Google Apps schools are flocking to Google Classroom – a management tool for teachers who are looking to consolidate and simplify the flow of electronic files. It lets you make a copy of an individual document and distribute it to students with permissions configured automatically so that only the student and the teacher can see the document. There is also a discussion feed for students to communicate inside your Google Classroom.

iPad classrooms are using workflow apps like Showbie as a way for students to turn in assignments created on the iPad so teachers can grade them and give feedback. Similar apps like Skaffl, Handouts, and Turnitin do much the same thing, while others are turning to cloud services like Google Drive, Dropbox or OneDrive to meet the same need.

Then there are the many learning management systems that were created to take your classroom to the cloud. Canvas, Moodle, Schoology, Blackboard, Haiku, BrainHoney and many many more exist because teachers are looking for simple ways to unify the experience of delivering content and working online with students.

However, there’s a problem with all of these systems. The problem is, that they make it too easy for teachers to do what they always used to do – assign worksheets that don’t challenge, engage and empower students in their learning. A digital version of a paper worksheet is still just a worksheet, and it is not taking advantage of the powerful technologies that students have at their fingertips today.

It doesn’t matter whether you are using Chromebooks, Macbooks, iPads or Surface tablets. A low-level worksheet is a low-level worksheet whether it is in paper form, a PDF, a Word Doc or a Google Doc. Whether they type on it, or write over it with digital ink, it makes no difference. I know it is quick, easy, and convenient to assign. I know because I did it myself when I was in the classroom. It doesn’t make you a bad teacher, but your students deserve better.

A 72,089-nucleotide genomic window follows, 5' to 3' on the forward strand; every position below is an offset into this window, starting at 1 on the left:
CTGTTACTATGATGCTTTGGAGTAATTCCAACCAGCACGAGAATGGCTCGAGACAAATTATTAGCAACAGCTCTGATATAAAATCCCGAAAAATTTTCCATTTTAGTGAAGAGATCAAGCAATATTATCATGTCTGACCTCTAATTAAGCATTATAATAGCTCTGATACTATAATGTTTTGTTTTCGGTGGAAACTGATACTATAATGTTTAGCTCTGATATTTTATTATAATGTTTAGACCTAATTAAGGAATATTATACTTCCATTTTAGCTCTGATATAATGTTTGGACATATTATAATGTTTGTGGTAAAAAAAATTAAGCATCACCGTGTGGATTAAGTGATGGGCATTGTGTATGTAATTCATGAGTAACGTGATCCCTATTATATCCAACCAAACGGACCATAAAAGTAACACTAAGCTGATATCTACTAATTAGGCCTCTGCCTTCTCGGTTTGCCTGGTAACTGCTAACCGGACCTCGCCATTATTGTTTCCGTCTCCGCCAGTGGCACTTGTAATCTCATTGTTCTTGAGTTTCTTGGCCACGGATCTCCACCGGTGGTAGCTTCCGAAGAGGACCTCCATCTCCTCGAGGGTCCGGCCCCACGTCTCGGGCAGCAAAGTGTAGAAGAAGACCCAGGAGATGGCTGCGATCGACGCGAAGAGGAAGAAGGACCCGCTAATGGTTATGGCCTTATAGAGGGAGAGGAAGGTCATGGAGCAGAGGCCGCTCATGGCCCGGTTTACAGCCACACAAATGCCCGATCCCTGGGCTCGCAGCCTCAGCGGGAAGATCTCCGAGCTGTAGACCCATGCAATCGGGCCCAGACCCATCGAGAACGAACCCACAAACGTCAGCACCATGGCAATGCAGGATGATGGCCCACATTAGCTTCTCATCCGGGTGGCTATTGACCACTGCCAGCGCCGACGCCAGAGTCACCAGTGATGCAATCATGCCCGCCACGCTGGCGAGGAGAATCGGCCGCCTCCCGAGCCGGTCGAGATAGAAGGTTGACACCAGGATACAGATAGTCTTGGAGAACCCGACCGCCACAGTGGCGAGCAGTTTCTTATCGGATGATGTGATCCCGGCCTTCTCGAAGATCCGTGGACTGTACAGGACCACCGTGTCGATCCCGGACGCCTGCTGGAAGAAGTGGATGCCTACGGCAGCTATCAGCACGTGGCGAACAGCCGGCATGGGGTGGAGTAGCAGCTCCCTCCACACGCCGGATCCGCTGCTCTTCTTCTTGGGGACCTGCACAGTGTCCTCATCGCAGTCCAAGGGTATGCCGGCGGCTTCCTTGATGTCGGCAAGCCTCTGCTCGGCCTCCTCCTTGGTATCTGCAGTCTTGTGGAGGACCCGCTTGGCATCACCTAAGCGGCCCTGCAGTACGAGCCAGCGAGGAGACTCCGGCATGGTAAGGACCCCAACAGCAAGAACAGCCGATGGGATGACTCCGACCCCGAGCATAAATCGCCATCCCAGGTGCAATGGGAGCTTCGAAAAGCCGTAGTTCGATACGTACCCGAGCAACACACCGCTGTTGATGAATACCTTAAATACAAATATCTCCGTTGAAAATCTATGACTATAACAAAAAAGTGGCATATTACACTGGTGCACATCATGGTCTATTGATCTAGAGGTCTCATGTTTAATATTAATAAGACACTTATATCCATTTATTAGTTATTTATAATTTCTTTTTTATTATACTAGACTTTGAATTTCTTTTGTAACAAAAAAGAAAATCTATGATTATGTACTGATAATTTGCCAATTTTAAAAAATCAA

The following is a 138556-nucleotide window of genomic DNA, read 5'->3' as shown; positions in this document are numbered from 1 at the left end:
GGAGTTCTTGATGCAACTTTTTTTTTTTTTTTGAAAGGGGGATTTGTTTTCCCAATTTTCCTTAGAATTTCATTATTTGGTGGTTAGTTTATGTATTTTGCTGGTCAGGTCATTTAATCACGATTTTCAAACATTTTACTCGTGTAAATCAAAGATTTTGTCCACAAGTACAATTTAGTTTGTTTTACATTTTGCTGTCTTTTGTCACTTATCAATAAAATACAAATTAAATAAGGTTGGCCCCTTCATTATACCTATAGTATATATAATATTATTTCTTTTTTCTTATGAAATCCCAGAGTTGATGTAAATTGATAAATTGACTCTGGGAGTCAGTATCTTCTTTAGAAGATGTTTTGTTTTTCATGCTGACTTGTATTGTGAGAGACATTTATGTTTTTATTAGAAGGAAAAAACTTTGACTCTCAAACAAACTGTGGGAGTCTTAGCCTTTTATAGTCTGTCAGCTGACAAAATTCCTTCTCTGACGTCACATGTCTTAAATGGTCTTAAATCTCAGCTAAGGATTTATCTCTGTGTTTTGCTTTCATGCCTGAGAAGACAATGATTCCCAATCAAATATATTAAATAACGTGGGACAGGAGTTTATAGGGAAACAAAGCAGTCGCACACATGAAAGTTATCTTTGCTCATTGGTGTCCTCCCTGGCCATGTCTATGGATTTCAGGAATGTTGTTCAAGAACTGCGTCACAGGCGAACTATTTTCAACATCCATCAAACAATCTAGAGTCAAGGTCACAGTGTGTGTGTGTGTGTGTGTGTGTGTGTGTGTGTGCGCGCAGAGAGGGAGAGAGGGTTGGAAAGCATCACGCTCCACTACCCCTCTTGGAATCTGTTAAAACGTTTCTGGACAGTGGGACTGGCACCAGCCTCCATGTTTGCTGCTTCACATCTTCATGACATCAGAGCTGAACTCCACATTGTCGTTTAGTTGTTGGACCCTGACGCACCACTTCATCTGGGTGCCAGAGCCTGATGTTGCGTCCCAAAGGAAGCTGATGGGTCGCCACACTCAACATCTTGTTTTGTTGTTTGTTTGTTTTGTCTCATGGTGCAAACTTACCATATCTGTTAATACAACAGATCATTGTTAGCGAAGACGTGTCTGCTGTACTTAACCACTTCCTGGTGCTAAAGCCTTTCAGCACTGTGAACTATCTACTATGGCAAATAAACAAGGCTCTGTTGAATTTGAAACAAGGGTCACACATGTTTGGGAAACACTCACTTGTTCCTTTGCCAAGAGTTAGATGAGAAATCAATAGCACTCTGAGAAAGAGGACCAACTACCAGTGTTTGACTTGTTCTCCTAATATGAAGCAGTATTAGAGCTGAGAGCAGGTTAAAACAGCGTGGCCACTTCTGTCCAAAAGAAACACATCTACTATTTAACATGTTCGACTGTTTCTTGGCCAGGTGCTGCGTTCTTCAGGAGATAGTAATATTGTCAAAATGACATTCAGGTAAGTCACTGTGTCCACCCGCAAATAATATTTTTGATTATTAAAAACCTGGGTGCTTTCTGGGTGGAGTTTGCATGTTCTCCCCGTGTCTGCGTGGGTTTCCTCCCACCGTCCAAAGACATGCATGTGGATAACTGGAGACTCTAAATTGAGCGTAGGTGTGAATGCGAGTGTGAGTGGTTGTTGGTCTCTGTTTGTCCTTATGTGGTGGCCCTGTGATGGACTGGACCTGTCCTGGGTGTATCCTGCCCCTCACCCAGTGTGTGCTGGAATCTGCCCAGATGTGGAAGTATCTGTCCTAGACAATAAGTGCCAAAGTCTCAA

None of these tools are inherently flawed. In fact the majority of them are fantastic because they  offer multiple solutions to a very real digital problem. However, I would encourage you to use them in a way that is most befitting a modern digital classroom. Use them to collect authentic assignments that demand creativity. Use them as part of project based or inquiry driven learning projects. Use them to showcase learning in a way that can only be captured with an electronic device.

Consider collaborative projects in Office Online or Google Drive. Have your students write a blog post or create a website to showcase their learning. Have them create a screencast or an Office Mix presentation. Assign them a video project that combines other multimedia content or take advantage of stop motion and green screen effects to communicate their learning. Have them create a Thinglink, an interactive timeline, or a custom Google Map. Challenge them to some App Smashing (it’s not just for iPads by the way), tell some digital stories, create some Kahoot quizzes, or reach out for new ideas like augmented reality, QR codes, and makerspaces.

I know there is a lot out there, and I know it gets overwhelming, but it’s also incredibly rewarding and help is at hand. The chances are high that someone in your building is already doing this, and if they aren’t, there are thousands of educators on Twitter, Facebook and Google+ that will be more than happy to help you out and share their ideas.